A Preliminary Simulation of CO2-EOR and Storage in One Heavy Oil Carbonate Oilfield Offshore Guangdong, China

  • Pengchun LiEmail author
  • Jiemin Lu
  • Di Zhou
  • Xi Liang
Conference paper
Part of the Environmental Science and Engineering book series (ESE)


This paper presents the first study on CO2-EOR potential of the LH11-1 oilfield offshore Guangdong Province, China. LH11-1 field is a reef heavy oilfield (16–23° API), and overall development efficiency is not ideal. In this study, the CO2 flooding potential in LH11-1 field was evaluated through a compositional simulation using the Petrel and CMG-GEM tools. A detailed fluid characterization was performed to accurately represent the reservoir fluid. 1D slim tube and core flood simulations were interpreted to understand the physical mechanisms of oil recovery. A reservoir geological (structure, facies and fluids) model was constructed in Petrel system and the model was calibrated using manual and assisted history matching methods. The natural depletion and continuous CO2 injection scenarios were simulated by GEM. Results indicate that the minimum miscibility pressure (MMP) of crude oil in Liuhua field is approximately 20 MPa. Therefore, the mechanism of oil recovery by CO2 EOR in Liuhua field should be suitable for immiscible CO2 flooding. The continuous CO2 injection would recover an incremental 7% of OOIP in Liuhua field, and the CO2 storage efficiency is relatively high with more than 95.5% of injection CO2 has been stored in the reservoir which indicate an important significance for CO2-EOR and storage potential in offshore carbonate oilfield.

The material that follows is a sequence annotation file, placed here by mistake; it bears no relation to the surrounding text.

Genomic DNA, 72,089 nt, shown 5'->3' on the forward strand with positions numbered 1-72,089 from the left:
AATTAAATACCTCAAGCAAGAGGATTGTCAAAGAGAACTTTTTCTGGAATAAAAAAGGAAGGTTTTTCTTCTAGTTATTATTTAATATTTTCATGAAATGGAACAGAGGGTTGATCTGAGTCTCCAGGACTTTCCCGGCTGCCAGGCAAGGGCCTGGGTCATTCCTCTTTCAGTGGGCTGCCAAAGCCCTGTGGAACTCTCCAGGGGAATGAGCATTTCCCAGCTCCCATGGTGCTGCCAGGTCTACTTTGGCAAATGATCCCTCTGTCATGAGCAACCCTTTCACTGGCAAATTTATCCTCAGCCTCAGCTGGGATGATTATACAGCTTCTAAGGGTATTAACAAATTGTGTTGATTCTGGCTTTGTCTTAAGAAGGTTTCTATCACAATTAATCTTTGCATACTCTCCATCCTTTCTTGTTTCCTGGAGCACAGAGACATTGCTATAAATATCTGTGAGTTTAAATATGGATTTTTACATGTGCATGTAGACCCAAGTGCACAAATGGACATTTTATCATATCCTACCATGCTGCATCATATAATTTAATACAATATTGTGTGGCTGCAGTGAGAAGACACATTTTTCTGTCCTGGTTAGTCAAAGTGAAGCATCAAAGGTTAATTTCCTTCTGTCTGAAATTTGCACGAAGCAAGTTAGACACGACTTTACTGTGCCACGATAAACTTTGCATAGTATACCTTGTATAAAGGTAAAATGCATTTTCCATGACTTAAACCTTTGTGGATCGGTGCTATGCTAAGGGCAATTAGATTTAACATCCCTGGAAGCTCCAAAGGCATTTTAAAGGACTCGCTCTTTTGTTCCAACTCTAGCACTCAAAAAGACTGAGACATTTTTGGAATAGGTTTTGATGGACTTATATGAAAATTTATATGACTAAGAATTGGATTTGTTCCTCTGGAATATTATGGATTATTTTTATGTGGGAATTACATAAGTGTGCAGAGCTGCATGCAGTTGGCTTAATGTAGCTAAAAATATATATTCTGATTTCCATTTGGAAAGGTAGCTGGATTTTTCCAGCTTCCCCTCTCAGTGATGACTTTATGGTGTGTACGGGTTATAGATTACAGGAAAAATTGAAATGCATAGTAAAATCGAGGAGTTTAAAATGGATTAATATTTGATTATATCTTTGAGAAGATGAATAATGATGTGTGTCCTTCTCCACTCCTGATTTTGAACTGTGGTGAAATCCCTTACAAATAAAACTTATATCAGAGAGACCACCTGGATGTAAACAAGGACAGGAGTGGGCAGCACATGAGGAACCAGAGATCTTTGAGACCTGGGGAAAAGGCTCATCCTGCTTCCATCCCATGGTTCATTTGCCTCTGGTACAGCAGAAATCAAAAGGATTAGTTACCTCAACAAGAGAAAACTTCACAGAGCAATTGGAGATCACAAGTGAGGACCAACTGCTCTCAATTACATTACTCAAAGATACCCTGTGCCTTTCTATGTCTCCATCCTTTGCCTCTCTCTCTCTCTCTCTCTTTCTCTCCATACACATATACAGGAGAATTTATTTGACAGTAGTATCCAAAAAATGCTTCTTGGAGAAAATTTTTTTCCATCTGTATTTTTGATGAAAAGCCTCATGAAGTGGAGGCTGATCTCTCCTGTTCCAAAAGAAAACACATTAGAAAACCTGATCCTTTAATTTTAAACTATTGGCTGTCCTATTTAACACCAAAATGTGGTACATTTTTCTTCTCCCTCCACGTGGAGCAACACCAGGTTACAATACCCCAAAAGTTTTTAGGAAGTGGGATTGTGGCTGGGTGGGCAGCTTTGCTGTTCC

CO2-EOR CO2 storage Heavy oil Compositional simulation Offshore carbonate reservoir 



We gratefully acknowledge the funding supported by open fund (PLC20180801) of State Key Laboratory of Oil and Gas Reservoir Geology and Exploitation (Chengdu University of Technology), the National Natural Science Foundation of China (No. 41372256) and the Key Logic project of Department of Energy, USA (No. K6000-797). We are grateful to Susan Hovorka, Seyyed Hosseini, Núñez-López Vanessa, Reza Ganjdanesh and other stuff in the Bureau of Economic Geology, The University of Texas in Austin for their support and help in all the technical applications of reservoir modelling and simulation.


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Copyright information

© Springer Nature Singapore Pte Ltd. 2019

Authors and Affiliations

  1. 1.CAS Key Laboratory of Ocean and Marginal Sea GeologySouth China Sea Institute of OceanologyGuangzhouChina
  2. 2.State Key Laboratory of Oil and Gas Reservoir Geology and ExploitationChengdu University of TechnologyChengduChina
  3. 3.Bureau of Economic GeologyThe University of Texas at AustinAustinUSA
  4. 4.UK-China (Guangdong) CCUS CentreGuangzhouChina

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